Great coffee, but it takes a little work and patience
Positive Product Points
The Cona is attractive (It looks like it belongs in a chemistry lab), makes a very clean cup, is easy to clean, and makes an outstanding cup of coffee.
Negative Product Points
The glass, particualrly the upper bowl, is fragile. Making coffee requires a 2 step heating process because the alcohol burner will not heat the water to boiling in anything resembling a reasonable time (if ever).
Making coffee in a Cona is a conversation item. Most people have never seen one and thus find the process interesting the first time.
As I stated in the negatives above, in order to make coffee you must first boil the water on the stove in another vessel, add it to the Cona and bring it back to boiling with the spirit lamp. It is a bit of a pain, but the coffee produced is outstanding, it is very similar to the coffee from a press, but cleaner. The Cona also gives you complete control of the brewing time. I leave the lamp under the pot for 5 min after the water has all entered the upper bowl; I also stir the grounds with a stirring rod (chopstick) after the upper bowl is filled.
I've only had the Cona for about a month now, thus far I have had no problems with stuck brewing. I use about 2.5 oz of the same grind that I use in my drip machine with very good results. It takes a good 15 to 20 min to get a pot (after you boil the water on the stove) so don't be in a rush.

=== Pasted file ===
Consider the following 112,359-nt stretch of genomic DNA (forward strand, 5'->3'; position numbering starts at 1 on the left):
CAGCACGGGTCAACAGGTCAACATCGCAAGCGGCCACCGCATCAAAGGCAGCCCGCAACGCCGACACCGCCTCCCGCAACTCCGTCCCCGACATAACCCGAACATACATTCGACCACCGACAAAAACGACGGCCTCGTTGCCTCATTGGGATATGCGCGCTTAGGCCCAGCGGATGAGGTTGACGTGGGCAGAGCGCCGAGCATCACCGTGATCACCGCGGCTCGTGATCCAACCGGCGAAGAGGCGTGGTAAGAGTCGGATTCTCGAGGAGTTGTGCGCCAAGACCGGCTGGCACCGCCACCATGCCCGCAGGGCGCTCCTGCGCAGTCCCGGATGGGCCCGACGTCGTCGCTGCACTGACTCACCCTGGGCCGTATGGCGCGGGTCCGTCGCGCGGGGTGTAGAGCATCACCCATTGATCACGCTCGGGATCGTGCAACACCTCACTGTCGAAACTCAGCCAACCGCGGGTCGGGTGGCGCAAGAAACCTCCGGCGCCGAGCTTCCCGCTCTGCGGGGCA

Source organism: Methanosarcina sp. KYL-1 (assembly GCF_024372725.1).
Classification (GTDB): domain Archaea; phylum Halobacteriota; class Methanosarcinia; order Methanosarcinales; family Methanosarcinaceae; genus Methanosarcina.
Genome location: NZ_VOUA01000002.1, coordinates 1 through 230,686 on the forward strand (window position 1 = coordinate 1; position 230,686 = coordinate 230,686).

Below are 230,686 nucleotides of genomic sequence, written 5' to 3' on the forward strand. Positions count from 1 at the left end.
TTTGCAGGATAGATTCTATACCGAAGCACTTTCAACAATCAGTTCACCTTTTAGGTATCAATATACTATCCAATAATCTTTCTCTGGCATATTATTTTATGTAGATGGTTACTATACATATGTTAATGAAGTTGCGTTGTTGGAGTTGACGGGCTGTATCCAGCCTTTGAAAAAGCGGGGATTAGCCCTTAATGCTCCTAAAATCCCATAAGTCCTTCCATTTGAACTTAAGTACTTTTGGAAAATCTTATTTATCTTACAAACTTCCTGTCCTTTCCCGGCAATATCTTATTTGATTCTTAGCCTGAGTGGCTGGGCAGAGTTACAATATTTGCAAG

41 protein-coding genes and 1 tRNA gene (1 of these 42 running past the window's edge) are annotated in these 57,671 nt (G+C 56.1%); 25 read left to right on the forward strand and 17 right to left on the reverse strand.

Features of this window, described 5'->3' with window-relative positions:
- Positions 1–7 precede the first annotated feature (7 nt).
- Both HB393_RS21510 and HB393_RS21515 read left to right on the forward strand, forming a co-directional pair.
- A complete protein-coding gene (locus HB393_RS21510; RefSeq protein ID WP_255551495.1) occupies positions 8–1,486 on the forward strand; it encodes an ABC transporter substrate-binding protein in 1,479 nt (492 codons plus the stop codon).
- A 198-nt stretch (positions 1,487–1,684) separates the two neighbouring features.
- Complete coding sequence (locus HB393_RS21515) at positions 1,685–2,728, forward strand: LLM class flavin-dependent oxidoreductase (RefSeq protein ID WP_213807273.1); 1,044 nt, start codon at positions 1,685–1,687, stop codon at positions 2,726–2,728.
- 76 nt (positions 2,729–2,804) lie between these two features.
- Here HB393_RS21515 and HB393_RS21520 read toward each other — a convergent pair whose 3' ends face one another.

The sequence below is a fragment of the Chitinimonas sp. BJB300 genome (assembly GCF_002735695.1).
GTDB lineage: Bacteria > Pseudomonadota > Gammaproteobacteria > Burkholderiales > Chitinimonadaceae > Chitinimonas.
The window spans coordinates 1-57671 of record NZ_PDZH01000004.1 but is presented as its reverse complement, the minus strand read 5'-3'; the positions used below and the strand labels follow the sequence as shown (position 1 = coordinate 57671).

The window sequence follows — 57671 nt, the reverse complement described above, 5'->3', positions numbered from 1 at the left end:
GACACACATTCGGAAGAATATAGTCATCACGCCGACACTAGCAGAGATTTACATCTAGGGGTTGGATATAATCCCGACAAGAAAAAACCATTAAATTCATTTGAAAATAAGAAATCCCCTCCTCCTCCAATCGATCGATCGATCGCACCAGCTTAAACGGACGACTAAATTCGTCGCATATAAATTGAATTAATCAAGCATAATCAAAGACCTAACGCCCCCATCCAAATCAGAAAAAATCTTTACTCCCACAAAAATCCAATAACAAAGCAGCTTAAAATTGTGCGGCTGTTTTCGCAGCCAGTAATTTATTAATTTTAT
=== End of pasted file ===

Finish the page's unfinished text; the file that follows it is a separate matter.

In order to clean the lower bowl you will need a bottle/glass brush. The opening is small and no other cleaning method is practical.
This is not the way to make coffee at 5AM while you are still bleary-eyed and needing a caffeine fix. On the other hand, I think it is ideal for after dinner or mid-day pot, when you can appreciate an outstanding cup and have time to make a pot.
In another review someone commented on heating in the Cona on the stove...this is a bad idea. If you have ever taken chemistry and boiled water in a glass beaker you probably used the boiling rocks to get the vapor bubbles to release in something resembling a controlled manner. The same applies in the Cona. (drop a fragment of a bean in the pot and watch it as the spirit lamp heats the pot...as it approaches boiling the fragment will be the source lots of the bubbles.)
Pure water, in glass does not have any places to enhance the formation vapor bubbles (the bubbles you see in boiling water) thus there is no localized boiling and the whole volume will rise to the boiling point before bubbles are released. The rapid addition of heat from the stove, combined with inserting the funnel could/will result in a sudden flash of steam, add to this that you have plugged the hole in the top is a great way to get a scalding geyser in your kitchen.
Sweetmarias, Point, click, it shows up in a few days.